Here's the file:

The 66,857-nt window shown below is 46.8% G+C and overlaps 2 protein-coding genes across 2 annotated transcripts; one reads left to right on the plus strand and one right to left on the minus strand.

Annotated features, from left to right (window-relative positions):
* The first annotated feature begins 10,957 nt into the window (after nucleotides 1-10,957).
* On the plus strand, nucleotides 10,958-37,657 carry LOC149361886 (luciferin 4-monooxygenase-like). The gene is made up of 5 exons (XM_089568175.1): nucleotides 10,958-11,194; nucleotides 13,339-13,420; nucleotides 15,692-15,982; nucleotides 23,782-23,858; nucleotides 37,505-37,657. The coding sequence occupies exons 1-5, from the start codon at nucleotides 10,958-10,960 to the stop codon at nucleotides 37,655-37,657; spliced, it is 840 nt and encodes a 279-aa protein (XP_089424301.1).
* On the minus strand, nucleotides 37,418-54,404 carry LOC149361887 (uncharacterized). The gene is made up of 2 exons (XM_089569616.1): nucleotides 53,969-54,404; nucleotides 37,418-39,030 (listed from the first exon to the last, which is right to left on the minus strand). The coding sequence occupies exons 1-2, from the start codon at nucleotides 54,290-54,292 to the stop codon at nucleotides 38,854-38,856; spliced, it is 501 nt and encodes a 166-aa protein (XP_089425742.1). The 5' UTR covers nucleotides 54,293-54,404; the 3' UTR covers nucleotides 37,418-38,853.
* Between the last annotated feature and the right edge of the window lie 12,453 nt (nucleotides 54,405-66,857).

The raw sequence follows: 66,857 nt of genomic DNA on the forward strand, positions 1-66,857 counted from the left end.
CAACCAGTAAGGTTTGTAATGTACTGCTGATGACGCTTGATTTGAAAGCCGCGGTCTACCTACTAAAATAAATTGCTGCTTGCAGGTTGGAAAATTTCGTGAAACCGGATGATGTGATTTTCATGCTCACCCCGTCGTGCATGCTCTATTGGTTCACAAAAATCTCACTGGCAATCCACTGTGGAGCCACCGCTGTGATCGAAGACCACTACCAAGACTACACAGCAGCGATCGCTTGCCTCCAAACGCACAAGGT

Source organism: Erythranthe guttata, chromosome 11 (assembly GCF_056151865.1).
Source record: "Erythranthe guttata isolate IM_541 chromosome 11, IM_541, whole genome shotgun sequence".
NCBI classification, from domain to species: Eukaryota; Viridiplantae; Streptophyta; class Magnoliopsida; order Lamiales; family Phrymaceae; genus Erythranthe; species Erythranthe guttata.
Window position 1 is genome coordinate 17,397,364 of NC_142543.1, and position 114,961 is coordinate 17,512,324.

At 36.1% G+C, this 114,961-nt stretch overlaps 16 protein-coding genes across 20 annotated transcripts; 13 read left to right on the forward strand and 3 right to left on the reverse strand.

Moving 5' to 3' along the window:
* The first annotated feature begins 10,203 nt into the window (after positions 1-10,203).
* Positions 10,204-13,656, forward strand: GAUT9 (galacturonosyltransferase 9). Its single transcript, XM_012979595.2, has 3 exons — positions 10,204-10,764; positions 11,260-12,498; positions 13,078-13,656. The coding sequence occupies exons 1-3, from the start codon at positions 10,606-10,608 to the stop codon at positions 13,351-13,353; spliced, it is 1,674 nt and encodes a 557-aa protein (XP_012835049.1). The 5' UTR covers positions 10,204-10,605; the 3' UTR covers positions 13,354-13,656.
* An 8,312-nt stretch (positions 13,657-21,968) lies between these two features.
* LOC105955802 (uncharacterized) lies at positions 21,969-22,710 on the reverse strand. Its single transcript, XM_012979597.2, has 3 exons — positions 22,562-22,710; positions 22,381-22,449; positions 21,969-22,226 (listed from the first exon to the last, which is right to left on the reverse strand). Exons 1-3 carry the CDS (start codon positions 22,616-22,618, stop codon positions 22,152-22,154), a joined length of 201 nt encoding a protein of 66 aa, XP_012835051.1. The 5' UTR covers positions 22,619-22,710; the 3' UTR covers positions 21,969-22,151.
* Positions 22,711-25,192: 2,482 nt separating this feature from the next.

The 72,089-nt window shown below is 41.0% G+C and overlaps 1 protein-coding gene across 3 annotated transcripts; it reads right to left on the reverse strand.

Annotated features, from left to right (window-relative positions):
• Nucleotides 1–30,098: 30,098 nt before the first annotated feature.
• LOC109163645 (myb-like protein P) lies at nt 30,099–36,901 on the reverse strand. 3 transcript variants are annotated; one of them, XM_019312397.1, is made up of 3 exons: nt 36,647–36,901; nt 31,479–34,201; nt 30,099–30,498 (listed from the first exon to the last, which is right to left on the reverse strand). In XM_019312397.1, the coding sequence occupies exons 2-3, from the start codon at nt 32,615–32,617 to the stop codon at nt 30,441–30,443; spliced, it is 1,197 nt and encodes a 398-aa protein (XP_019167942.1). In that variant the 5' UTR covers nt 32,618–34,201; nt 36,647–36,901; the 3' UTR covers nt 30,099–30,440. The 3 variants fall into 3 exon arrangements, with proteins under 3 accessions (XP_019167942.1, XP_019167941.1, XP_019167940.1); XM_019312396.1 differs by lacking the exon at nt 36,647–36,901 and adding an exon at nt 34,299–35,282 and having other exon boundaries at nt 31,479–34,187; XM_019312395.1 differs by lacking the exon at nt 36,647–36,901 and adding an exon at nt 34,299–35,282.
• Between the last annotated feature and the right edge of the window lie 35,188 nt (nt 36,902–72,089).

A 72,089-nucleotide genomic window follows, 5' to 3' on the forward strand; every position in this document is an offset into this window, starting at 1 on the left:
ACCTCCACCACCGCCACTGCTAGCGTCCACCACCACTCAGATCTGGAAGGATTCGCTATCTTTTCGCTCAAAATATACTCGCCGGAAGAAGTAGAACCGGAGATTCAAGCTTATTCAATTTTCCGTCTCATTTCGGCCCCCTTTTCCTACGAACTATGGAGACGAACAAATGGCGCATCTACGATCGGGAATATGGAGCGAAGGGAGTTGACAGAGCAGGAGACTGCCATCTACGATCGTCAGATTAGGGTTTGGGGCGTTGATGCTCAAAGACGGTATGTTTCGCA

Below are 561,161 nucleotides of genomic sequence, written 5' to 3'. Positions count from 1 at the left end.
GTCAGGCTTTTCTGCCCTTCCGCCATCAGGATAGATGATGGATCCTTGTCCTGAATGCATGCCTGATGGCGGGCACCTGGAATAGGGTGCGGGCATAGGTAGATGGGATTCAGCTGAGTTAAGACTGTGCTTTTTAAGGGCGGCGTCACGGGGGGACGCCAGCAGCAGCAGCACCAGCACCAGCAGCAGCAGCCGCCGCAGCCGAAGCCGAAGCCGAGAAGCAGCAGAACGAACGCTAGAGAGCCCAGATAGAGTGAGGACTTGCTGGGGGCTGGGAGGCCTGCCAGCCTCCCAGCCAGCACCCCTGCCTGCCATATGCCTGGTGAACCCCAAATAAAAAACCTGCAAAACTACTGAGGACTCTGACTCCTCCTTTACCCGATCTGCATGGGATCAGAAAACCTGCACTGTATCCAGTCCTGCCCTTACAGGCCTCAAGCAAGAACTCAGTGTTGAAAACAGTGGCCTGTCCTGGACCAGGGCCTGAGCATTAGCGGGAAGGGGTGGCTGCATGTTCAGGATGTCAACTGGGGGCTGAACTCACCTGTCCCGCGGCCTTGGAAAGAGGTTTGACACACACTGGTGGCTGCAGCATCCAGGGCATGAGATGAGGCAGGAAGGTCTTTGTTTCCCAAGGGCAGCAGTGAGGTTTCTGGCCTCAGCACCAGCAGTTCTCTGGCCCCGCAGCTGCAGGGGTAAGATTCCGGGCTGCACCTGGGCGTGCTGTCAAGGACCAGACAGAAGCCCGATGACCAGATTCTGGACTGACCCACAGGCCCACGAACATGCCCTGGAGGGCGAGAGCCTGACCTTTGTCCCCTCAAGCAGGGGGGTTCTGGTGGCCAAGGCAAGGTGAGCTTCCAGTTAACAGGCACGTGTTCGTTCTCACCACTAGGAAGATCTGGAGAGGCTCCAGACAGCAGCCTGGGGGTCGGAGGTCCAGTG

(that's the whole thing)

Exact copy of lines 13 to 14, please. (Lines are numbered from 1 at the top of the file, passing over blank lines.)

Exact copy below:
At 36.1% G+C, this 114,961-nt stretch overlaps 16 protein-coding genes across 20 annotated transcripts; 13 read left to right on the forward strand and 3 right to left on the reverse strand.

Moving 5' to 3' along the window: